First Published 25/05/2022
Building Regulations. All change please… All change.
Whilst the UK governments bid to deliver net zero CO2 emissions by 2050 has been extremely well publicised some of the key stepping-stones to this eventual goal have received rather less coverage. One of these seminal moments on the road map to 2050 takes place next month with the first significant change to Building Regulations in England in almost 9 years.
First announced in December 2021 by the Department for Levelling Up, Homes and Communities, the changes will see a raft of new building regulations take effect from the 15th of June 2022. These changes will apply primarily to new buildings, but extensions and renovations of existing properties will also be impacted. Anyone that’s actively involved in running construction related businesses and their key partners really needs to be on top of these changes to ensure that their projects are fully compliant.
At Saxon Trust we are now working closely with our developers to ensure that they are fully aware of the new regulations – a process that starts with the initial site visit by one of the Quantity Surveyors we work with and will continue throughout the build process. Some developers may be surprised by the scope of the impending new regulations but not those working in partnership with us…
So, what exactly is changing? Guidance on how to satisfy building regulations is provided in the governments “Approved Documents” and it’s these documents that have now been substantially updated. The new regulations include amendments to Approved Documents – Part F (Ventilation) and Part L (Conservation of fuel and power), and the inclusion of a brand-new Approved Document for Overheating which has been christened as Part O.
The goals are ambitious. The new regulations aim to provide an intermediate uplift to existing energy efficiency standards in advance of the Governments new “Future Homes Standard” scheduled for introduction in 2025 and which aims to future proof new buildings with low-carbon heating systems and “world leading levels” of energy efficiency.
Figures from the Department for Business, Energy and Industrial Strategy confirm that heating and powering buildings currently accounts for 40% of the UK’s total energy use. Consequently, it’s hoped that by implementing these new building regulations which will help reduce the need for heat and power in buildings, the UK can make great strides towards its carbon zero ambitions.
The key standards required under the new regulations are as follows:
· A reduction of carbon emissions in domestic new builds by 31%.
· A reduction of carbon emissions in non-domestic new builds by 27%.
· A new metric for measuring energy efficiency, ‘Primary Energy’ will be used to measure a buildings heating, the energy used to deliver fuel to the building and even the efficiency of power stations supplying the electricity!
· New minimum efficiency standards in terms of the U-value for walls, windows rooflights and doors for both domestic and non-domestic builds.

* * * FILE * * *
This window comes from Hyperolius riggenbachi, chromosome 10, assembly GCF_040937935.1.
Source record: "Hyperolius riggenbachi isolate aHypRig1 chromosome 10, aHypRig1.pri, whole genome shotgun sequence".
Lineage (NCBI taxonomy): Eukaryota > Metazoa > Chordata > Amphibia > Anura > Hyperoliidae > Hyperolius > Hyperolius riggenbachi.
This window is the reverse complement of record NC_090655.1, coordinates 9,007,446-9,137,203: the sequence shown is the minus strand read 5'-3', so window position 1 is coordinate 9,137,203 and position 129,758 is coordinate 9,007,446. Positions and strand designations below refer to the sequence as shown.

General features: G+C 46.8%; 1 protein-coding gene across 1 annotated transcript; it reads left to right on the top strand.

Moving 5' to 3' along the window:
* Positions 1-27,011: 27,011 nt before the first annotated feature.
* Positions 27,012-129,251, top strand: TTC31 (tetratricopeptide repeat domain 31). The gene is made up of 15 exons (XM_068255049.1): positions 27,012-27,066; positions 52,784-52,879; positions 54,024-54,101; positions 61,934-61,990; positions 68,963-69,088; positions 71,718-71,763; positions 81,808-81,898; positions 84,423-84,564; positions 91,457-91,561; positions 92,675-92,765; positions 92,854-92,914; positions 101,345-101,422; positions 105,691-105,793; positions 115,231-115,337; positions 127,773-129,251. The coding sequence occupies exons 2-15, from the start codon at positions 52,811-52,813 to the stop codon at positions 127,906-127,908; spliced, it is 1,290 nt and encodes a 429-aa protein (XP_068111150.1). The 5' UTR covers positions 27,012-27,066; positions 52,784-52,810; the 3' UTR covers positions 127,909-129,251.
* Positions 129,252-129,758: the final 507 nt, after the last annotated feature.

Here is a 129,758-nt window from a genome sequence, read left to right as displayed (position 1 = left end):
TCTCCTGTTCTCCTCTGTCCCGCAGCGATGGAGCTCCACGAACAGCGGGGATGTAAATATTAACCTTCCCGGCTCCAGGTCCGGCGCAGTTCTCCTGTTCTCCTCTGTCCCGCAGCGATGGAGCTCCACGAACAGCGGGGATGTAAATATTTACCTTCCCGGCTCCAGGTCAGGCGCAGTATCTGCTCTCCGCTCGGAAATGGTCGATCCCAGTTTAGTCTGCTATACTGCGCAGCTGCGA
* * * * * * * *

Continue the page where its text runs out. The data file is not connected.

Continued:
· A new maximum flow temperature for new and replacement heating systems of 55 degrees centigrade for domestic and non-domestic builds.
· New efficiency standards for heating and hot water boiler systems through the installation of new controls
· The prevention of overheating. The new Approved Document O introduces glazing limits in new build homes, care homes, schools and student accommodation to reduce unwanted solar heat. It also requires new levels of cross ventilation to remove excess heat.
· Electric vehicle charging points. The new Approved Document S requires all new builds to have at least the preparatory work done for the future installation of an electric vehicle charge point.
Transitional agreements mean that if a building notice, initial notice, or full plans are submitted before 15th June 2022, they will still be considered under the previous regulation, provided building work starts before 15th June 2023. Meanwhile, new housing developments that gained planning permission under the old regulations must have at least one unit started by 15th June 2023, or the new regulations will apply. Aside from these concessions, for work that falls under the new regulations but is not subject to notices or applications, there will be no transitional arrangements.
It's clear that this comprehensive package of new regulations sets high standards for the design, construction, and alteration of buildings. The full range of new requirements will undoubtedly come at a cost and developers will clearly have to build this into their initial budgeting. Against a backdrop of rising prices and labour costs that’s impacting every area of the construction process this is another significant burden for developers to bear but maybe the timing is actually very good?
Spiralling fuel prices are at the forefront of the current cost of living crisis and things are only set to get worse this year and into next. What better driver for new, energy efficient homes and buildings than energy bills that seem to double every 6 months! Regulation will play a part but ultimately customer demand will ensure that developers are motivated to build homes with the highest possible EPC ratings because it’s these homes they’ll be able to sell at a premium!